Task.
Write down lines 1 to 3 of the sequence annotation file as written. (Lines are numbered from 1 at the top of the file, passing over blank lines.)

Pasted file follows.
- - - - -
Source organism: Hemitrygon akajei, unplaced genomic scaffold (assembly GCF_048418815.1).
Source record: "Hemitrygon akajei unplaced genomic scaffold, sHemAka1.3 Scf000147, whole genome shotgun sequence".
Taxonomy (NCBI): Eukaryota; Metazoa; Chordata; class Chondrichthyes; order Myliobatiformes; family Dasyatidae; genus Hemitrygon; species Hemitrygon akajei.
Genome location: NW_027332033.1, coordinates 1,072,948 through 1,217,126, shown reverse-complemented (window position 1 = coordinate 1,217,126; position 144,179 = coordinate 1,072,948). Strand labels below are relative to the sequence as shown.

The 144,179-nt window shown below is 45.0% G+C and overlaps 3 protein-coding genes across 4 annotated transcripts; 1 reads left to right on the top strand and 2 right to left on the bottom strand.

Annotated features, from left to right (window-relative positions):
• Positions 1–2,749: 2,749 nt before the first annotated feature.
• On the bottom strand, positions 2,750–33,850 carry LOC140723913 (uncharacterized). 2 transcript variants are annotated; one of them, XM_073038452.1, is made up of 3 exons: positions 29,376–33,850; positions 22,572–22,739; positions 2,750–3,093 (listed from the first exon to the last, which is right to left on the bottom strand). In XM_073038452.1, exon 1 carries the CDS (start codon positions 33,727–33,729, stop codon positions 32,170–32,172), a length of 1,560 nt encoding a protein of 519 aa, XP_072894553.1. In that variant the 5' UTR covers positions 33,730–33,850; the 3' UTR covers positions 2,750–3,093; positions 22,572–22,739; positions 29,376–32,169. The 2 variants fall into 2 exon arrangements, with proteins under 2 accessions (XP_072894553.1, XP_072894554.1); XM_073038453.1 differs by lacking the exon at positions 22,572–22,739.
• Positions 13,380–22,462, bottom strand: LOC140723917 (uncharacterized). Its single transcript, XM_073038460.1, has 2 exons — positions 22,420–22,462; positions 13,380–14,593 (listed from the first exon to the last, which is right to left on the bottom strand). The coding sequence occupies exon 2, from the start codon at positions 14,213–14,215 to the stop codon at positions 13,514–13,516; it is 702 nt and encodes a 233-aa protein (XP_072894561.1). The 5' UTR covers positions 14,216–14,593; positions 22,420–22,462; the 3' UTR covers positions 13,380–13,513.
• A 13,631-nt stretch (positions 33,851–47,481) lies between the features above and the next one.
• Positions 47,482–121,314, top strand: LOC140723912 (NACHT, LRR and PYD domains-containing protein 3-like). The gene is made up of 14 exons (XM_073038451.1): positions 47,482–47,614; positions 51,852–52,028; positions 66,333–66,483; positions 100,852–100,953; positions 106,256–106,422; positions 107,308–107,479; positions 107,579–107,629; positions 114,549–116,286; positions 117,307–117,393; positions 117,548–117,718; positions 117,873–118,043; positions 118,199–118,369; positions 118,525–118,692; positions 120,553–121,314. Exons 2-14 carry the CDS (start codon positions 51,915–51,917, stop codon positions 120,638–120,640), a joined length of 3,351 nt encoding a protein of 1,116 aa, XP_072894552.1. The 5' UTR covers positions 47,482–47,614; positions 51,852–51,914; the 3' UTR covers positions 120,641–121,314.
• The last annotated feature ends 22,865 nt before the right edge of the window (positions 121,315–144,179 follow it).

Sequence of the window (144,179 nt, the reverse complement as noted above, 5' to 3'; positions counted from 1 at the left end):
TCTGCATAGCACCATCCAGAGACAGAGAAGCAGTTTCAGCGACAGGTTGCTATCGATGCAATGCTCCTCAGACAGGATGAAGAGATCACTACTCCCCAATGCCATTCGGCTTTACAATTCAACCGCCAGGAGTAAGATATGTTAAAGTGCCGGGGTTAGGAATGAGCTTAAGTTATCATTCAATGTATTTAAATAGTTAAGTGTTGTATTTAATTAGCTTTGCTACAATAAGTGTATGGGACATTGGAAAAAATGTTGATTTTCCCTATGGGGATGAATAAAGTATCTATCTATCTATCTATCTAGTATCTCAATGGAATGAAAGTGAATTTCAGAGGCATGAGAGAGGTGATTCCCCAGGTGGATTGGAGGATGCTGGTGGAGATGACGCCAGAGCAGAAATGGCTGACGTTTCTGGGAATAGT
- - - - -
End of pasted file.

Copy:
Source organism: Hemitrygon akajei, unplaced genomic scaffold (assembly GCF_048418815.1).
Source record: "Hemitrygon akajei unplaced genomic scaffold, sHemAka1.3 Scf000147, whole genome shotgun sequence".
Taxonomy (NCBI): Eukaryota; Metazoa; Chordata; class Chondrichthyes; order Myliobatiformes; family Dasyatidae; genus Hemitrygon; species Hemitrygon akajei.